Register's Food Editor Dies in Oxnard : Jo Ann Miner Collapses During Promotional Event at Restaurant

Times Staff Writer

The food editor of the Orange County Register died Thursday night after she collapsed and had difficulty breathing during dinner at an Oxnard restaurant.

Jo Ann Miner, 47, of Fullerton was pronounced dead at St. John's Hospital, where she was taken after paramedics attempted to revive her at Castagnola's restaurant, Oxnard Fire Marshal Terry McAnally said.

The official cause of death was "aspiration of gastric contents," said Margot Martin, an investigator with the Ventura County coroner's office.

Mrs. Miner and other members of the media were at the restaurant Thursday night for a promotional event for Oxnard's upcoming Strawberry Festival. None of the other media representatives at the dinner became ill, according to Sid French, supervising sanitarian with the Ventura County Environmental Health Department.

Suffered From Asthma

Miner's husband, Allan, said he believes his wife fell ill as a result of a food allergy. He said his wife, who suffered from asthma, experienced a similar episode of respiratory arrest at their Fullerton home in December, 1984, after eating at a Thai restaurant. She recovered when he performed mouth-to-mouth resuscitation until paramedics arrived and treated her with oxygen, he said.

Ventura County coroner's officials could not confirm that a food allergy caused the collapse, but toxicological studies are being conducted. Further, the county's Environmental Health Department, which oversees restaurant food safety, will investigate whether the attack was food-related, a department spokesman said.

Miner said his wife had been eating a dish of shellfish, when she left to spend a few minutes in the restroom. She returned and asked him for her inhaler, which helps her to breathe more easily, he said. Suddenly she slumped in her chair and her head fell backwards, Miner said.

Fire Marshal McAnally said Mrs. Miner "apparently started choking and had difficulty breathing." Two firefighters were in the restaurant and immediately attempted to revive her. Rescue equipment arrived within a couple of minutes, and paramedics were on the scene within about four minutes, he said.

Technique Questioned

They performed the Heimlich maneuver, a technique which can dislodge food from a choking person's throat, and did dislodge some food but not enough to indicate that she had choked, he said.

Miner said he believes that the Oxnard paramedics did not respond properly to the problem. He said he advised the paramedics to put a breathing tube down his wife's trachea, as the Fullerton paramedics had done, but a paramedic responded that they did not have a tube long enough.

"I think that if she had been handled properly by someone, she would have had a very good chance to survive," Miner said.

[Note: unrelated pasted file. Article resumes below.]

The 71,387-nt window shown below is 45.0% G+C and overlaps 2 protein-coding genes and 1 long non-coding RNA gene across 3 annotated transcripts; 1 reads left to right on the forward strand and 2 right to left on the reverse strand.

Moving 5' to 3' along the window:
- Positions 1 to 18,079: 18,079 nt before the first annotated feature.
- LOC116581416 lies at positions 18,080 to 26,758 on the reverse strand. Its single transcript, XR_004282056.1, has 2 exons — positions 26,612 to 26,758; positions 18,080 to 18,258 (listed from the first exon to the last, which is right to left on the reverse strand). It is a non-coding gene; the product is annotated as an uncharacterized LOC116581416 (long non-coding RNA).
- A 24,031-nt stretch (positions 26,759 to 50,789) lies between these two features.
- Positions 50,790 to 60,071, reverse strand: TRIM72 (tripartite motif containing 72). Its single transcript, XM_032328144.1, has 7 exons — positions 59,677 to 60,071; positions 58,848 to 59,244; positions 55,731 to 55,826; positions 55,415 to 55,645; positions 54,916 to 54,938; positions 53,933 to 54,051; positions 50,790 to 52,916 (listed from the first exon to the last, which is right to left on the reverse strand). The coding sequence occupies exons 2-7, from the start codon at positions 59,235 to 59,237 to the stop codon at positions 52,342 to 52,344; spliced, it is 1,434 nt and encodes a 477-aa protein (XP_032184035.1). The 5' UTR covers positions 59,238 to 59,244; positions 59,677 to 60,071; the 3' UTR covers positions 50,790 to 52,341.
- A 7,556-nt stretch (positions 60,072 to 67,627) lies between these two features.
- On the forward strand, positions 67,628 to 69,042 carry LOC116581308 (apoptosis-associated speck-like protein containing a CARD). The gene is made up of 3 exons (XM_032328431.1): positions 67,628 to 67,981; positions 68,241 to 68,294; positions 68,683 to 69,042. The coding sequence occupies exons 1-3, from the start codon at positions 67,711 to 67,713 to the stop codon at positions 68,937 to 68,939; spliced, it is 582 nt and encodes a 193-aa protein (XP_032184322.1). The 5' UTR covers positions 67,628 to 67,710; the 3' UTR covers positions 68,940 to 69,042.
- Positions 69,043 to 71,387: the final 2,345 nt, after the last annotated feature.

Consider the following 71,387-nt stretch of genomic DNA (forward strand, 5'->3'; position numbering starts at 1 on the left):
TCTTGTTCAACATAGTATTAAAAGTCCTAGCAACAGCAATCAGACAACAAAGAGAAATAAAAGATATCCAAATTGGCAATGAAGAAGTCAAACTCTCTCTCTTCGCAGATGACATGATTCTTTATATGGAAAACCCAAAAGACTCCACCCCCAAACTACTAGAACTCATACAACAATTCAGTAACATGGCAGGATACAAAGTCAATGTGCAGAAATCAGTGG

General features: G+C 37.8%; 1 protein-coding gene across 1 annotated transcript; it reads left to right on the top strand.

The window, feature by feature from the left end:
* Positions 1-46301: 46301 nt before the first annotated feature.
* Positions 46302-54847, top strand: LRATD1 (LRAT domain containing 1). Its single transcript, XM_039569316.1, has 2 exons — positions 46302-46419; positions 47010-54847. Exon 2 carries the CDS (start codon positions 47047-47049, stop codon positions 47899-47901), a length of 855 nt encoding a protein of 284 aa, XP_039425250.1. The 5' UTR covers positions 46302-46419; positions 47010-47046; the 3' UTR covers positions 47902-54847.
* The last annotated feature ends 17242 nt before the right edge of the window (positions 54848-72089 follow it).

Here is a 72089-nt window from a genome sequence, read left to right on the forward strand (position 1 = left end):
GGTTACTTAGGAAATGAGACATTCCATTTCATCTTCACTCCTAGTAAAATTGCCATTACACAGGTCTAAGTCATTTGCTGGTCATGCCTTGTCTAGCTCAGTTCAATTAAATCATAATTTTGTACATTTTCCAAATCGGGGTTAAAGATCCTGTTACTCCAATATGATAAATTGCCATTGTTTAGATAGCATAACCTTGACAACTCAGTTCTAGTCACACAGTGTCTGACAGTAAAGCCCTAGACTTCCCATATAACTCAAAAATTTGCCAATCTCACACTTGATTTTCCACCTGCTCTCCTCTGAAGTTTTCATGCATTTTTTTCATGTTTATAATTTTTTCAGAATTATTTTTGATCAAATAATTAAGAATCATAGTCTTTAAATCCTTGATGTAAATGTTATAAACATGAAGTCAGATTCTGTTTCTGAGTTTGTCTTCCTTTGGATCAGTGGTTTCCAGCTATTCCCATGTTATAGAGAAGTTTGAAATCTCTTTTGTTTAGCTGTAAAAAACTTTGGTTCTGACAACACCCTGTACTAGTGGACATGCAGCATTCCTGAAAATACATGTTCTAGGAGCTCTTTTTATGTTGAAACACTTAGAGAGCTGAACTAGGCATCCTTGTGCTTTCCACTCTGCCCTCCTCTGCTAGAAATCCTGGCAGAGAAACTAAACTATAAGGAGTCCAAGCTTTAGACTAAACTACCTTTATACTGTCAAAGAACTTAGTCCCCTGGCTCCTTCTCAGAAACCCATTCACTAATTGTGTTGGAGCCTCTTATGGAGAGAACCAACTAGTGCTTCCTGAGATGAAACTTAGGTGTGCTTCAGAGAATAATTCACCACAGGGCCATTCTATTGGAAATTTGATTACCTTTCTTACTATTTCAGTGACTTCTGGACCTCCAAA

McAnally and other fire officials could not be reached late Friday to respond to Miner's comments.

Register Editor N. Christian Anderson said the staff was "shocked and saddened" by Mrs. Miner's death.

"We share our grief with her husband, Allan, and her family . . . . Far beyond her loss as a writer will be her loss to us as a friend," he said.

Winner of Several Awards

Mrs. Miner joined the Register in 1976 as a feature writer and assistant to the food editor and was promoted to food editor in February, 1979.

She was the winner of several Golden Carnation awards, a competition for excellence in nutrition writing. She also was author of a popular cookbook entitled "A Taste of Orange County--An Easy Guide to Good Eating."

"Jo Ann had given so much to the Register and its readers . . . . Indeed, her work was recognized far beyond Orange County, as evidenced by the many awards she had won from her peers," Anderson said.

"Just Thursday, Jo Ann and I had talked with a newspaper feature syndicate about offering her writing to other newspapers. That would have been a fine tribute to her professionalism," he said.

Mrs. Miner was born in Denver and grew up in Long Beach. She moved to Orange County in 1968 and worked as a group insurance auditor for Rockwell International for 13 years. She returned to college in 1974 and obtained a bachelor's degree in communications two years later.

She is survived by her husband and five children, Steve, Julie, Mindy, Karen and Kathi; her brother, Don Humphreys; her mother and stepfather, Janice and Duncan McIntosh; her father and stepmother, Philip and Eleanor Humphreys, and her father-in-law and mother-in-law, Gordon and Roberna Miner.

Funeral arrangements are pending. The family has suggested that memorial contributions be sent to Register Charities, P.O. Box 11626, Santa Ana, Calif. 92711.

Copyright © 2019, Los Angeles Times
EDITION: California | U.S. & World